China’s Accession Will Help Promote Reform In China And Create A Safer World. The agreement will encourage Chinese leaders to move in the direction of meeting the demands of the Chinese people for openness, accountability, and reform. The agreement:
- Deepens Market Reforms. Obligates China to deepen its market reforms, empowering leaders who want their country to move further and faster toward economic freedom. This agreement will expose China to global competition and thereby bring China under even more pressure to privatize its state-owned industries and expand the role of the market in the Chinese economy. Chinese as well as foreign businessmen will gain the right to import and export on their own, and to sell their products without going through government middlemen.
- Accelerates Removal Of Government From Lives Of China’s People. Accelerates a process that is removing the government from vast areas of China’s economic life. China’s people will have greater scope to live their lives as they see fit. In opening China’s telecommunications market, including to Internet and satellite services, the agreement will over time expose the Chinese people to information, ideas and debate from around the world. As China’s people become more mobile, prosperous, and aware of alternative ways of life, they will seek greater say in the decisions that affect their lives.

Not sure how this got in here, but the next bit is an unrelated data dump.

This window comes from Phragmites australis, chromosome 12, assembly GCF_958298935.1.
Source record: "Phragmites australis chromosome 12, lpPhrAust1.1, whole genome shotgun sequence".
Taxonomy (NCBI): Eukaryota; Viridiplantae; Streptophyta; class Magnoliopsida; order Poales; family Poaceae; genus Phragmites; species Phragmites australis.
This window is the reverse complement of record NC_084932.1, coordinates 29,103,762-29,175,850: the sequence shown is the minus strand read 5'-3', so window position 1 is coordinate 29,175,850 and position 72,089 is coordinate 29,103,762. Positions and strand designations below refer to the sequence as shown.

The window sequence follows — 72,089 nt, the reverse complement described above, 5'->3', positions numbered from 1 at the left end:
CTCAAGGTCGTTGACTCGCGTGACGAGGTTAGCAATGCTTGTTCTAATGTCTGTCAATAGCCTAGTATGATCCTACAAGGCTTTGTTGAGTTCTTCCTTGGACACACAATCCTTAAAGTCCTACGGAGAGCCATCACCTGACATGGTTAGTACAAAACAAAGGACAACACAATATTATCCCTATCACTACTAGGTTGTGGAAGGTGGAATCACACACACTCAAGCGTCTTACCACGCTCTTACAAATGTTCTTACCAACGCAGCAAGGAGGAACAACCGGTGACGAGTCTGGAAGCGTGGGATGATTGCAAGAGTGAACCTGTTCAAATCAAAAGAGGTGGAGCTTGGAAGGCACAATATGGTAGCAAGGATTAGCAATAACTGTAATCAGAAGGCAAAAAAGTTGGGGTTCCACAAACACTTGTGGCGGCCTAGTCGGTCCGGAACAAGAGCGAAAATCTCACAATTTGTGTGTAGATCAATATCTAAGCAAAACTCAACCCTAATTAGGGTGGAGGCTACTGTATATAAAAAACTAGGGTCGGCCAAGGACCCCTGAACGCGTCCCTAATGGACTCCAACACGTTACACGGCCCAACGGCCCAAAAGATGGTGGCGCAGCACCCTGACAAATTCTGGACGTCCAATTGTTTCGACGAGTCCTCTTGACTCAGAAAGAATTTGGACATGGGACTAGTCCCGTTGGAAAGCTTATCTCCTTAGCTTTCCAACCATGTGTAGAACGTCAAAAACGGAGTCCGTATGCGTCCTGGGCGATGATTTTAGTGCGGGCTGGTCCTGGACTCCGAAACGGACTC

- Strengthens Rule Of Law In China. Obliges the Chinese government to publish laws and regulations and subjects pertinent decisions to review of an international body. That will begin to strengthen the rule of law in China and increase the likelihood that it will play by global rules as well. It will advance our larger interest in bringing China into international agreements and institutions that can make it a more constructive player in the world, with a stake in preserving peace and stability.